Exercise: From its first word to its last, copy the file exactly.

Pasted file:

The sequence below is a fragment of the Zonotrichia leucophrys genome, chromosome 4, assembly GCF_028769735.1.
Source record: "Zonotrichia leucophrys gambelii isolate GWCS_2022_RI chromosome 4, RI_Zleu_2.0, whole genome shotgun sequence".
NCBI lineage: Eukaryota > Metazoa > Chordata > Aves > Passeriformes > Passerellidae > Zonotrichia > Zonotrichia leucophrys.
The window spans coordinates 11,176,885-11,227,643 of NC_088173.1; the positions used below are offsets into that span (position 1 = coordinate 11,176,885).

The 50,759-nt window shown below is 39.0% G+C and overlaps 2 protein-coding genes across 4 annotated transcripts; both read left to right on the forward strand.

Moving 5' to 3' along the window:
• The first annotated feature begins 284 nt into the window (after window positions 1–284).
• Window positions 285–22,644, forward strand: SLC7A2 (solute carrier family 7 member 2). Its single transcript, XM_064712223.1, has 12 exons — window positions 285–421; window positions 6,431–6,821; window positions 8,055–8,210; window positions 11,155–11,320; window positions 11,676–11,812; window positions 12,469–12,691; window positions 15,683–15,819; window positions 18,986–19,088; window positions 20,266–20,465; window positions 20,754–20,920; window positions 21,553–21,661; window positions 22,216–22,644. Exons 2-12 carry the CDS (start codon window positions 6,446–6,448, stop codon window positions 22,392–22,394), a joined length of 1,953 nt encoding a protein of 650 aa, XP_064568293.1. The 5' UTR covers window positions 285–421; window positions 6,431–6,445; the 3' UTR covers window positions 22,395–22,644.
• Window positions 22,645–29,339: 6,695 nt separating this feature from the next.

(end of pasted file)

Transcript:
The sequence below is a fragment of the Zonotrichia leucophrys genome, chromosome 4, assembly GCF_028769735.1.
Source record: "Zonotrichia leucophrys gambelii isolate GWCS_2022_RI chromosome 4, RI_Zleu_2.0, whole genome shotgun sequence".
NCBI lineage: Eukaryota > Metazoa > Chordata > Aves > Passeriformes > Passerellidae > Zonotrichia > Zonotrichia leucophrys.
The window spans coordinates 11,176,885-11,227,643 of NC_088173.1; the positions used below are offsets into that span (position 1 = coordinate 11,176,885).

The 50,759-nt window shown below is 39.0% G+C and overlaps 2 protein-coding genes across 4 annotated transcripts; both read left to right on the forward strand.

Moving 5' to 3' along the window:
• The first annotated feature begins 284 nt into the window (after window positions 1–284).
• Window positions 285–22,644, forward strand: SLC7A2 (solute carrier family 7 member 2). Its single transcript, XM_064712223.1, has 12 exons — window positions 285–421; window positions 6,431–6,821; window positions 8,055–8,210; window positions 11,155–11,320; window positions 11,676–11,812; window positions 12,469–12,691; window positions 15,683–15,819; window positions 18,986–19,088; window positions 20,266–20,465; window positions 20,754–20,920; window positions 21,553–21,661; window positions 22,216–22,644. Exons 2-12 carry the CDS (start codon window positions 6,446–6,448, stop codon window positions 22,392–22,394), a joined length of 1,953 nt encoding a protein of 650 aa, XP_064568293.1. The 5' UTR covers window positions 285–421; window positions 6,431–6,445; the 3' UTR covers window positions 22,395–22,644.
• Window positions 22,645–29,339: 6,695 nt separating this feature from the next.